A land contract is a real estate deal between a seller, called the vendor, and a buyer, called the vendee. In the contract, the vendee's payments are applied toward the property's purchase price. At the end of the contract, the terms of which may vary greatly, the vendee pays the entire remaining balance due to the vendor. In Ohio, if the vendee defaults on the contract, then the vendor has the right to evict the vendee.
In Ohio, when your vendee defaults, as vendor you must wait thirty days before initiating forfeiture or foreclosure proceedings. If the vendee is able to make payment in full to you prior to the end of the thirty days, then forfeiture of the land contract cannot be enforced, according to Ohio's legal code 5313.05. If the vendee doesn't cure the default within 30 days, then you may begin forfeiture -- and eviction -- proceedings.
The process of evicting a land contract vendee begins after the 30-day late period. You must give the vendee (or his successor) a written notice that describes the contract, the property and the clause that the vendee is defaulting on. The vendee must cure the default within 10 days. If the vendee doesn't cure the default within 10 days, then the land contract is forfeited, and he must vacate the property and return it to you. There is one important caveat -- if the vendee has paid more than 20 percent of the purchase price or has made payments faithfully for five years or more, then you must pursue judicial foreclosure against the vendee.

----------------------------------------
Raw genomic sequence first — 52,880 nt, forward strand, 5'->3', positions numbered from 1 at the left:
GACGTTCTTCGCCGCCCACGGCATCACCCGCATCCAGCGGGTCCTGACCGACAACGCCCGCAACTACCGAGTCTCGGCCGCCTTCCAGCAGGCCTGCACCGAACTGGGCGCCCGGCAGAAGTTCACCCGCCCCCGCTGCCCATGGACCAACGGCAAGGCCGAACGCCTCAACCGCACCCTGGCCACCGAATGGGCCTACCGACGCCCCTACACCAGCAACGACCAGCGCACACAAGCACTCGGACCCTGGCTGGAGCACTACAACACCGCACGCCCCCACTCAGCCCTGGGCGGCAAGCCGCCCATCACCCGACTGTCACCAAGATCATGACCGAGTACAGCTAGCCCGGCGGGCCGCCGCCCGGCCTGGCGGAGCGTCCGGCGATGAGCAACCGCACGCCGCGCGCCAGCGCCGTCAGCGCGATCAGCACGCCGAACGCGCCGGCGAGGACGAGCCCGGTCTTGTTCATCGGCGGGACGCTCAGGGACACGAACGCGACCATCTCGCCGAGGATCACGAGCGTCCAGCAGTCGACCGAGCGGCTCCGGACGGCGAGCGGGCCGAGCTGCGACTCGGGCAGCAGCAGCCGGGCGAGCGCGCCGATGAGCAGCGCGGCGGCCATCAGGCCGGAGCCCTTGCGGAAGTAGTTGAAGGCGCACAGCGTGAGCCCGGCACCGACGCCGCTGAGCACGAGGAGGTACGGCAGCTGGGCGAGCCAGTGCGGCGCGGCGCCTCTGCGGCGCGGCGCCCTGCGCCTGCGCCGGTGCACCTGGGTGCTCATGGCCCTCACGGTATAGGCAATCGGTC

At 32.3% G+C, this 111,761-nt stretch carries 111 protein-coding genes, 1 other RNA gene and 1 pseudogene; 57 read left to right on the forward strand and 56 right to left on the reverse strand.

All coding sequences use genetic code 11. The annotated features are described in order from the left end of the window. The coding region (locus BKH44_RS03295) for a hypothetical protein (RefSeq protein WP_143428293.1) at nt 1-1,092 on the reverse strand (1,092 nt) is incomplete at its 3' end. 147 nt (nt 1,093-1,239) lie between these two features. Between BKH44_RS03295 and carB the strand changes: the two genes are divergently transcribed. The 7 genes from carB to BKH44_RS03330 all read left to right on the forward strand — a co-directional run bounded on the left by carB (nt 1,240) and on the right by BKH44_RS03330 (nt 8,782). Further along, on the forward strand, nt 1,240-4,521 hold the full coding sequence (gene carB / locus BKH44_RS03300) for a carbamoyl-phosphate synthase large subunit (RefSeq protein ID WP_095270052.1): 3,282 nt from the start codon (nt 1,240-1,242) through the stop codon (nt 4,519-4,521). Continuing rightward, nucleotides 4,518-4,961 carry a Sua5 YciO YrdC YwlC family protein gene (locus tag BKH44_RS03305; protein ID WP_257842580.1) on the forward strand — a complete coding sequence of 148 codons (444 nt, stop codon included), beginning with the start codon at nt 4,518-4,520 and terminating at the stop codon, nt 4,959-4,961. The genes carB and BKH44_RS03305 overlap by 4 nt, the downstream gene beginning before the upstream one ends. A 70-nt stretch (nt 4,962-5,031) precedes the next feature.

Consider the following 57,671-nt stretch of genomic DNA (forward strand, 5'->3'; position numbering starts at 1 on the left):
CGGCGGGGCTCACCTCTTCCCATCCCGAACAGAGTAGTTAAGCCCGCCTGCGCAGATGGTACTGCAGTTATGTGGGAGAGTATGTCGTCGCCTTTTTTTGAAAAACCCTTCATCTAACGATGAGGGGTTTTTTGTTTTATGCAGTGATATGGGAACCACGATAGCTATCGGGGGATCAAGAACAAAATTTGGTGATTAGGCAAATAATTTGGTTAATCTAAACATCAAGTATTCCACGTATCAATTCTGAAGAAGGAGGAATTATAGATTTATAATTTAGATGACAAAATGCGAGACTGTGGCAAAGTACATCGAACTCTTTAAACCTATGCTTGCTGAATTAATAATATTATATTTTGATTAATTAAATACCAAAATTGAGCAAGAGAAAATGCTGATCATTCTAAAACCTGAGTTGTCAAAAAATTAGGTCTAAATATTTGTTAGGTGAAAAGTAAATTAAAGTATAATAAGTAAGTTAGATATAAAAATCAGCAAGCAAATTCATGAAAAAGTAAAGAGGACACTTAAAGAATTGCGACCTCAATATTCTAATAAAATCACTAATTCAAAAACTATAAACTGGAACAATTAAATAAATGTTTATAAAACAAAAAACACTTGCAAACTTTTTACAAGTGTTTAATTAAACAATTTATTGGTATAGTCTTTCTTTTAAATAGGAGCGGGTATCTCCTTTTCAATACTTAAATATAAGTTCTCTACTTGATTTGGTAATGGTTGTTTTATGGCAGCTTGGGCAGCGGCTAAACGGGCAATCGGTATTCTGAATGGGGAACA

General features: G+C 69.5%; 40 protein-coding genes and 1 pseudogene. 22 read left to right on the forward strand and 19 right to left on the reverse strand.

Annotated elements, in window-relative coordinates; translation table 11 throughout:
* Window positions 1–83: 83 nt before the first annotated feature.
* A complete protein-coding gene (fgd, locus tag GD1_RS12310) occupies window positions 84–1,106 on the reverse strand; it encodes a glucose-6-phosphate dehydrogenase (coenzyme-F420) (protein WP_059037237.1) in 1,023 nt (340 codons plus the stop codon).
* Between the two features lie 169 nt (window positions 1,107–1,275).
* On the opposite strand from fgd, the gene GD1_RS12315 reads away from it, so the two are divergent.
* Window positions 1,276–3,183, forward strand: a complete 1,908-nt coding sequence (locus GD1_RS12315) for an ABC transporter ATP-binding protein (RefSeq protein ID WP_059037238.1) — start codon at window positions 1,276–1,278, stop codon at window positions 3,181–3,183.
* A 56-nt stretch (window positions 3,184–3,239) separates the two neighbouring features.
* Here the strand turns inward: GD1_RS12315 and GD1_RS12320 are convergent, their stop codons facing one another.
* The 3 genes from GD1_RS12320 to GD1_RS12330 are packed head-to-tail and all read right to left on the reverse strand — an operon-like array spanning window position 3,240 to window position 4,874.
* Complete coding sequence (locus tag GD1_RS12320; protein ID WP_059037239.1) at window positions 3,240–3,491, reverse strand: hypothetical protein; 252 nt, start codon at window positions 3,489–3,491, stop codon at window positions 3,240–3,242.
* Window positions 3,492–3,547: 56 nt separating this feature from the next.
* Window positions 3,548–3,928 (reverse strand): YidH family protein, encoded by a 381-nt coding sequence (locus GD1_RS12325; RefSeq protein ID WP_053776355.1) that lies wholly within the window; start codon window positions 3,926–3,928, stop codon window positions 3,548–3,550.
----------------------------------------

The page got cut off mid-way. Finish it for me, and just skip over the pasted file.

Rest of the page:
Judicial Foreclosure and Eviction
Judicial foreclosure allows you to sue the vendee in court for the proceeds of the home's sale. If you win in court, you are only entitled to the unpaid loan balance that was due at the time of default, which means any proceeds over and above what you're owed must be returned to the vendee, even though she defaulted. If you need to evict her, you'll need to produce a "Notive to Leave Premises," according to OhioLegalService.org. This notice gives her three days to vacate. You are not permitted to enter the property and throw out her belongings; if she doesn't vacate, then you will need to file an eviction action with the local court, which will give a copy of the eviction complaint to her.
Fair Rental Value and Property Deterioration
While you're attempting to evict the vendee, you may attempt to pursue additional financial remedies. If the vendee didn't pay market rent or left the property in poor condition, then you may sue the vendee for the difference between the fair market value and what he actually paid. You can also sue for the cost to restore the property to its original condition if the damage was caused by the vendee. If the vendee paid fair market value and the property wasn't damaged by his occupancy, then you aren't entitled to any additional financial remedies, according to Ohio law. Successfully evicting him may have to be enough.
Lisa Bigelow is an independent writer with prior professional experience in the finance and fitness industries. She also writes a well-regarded political commentary column published in Fairfield, New Haven and Westchester counties in the New York City metro area.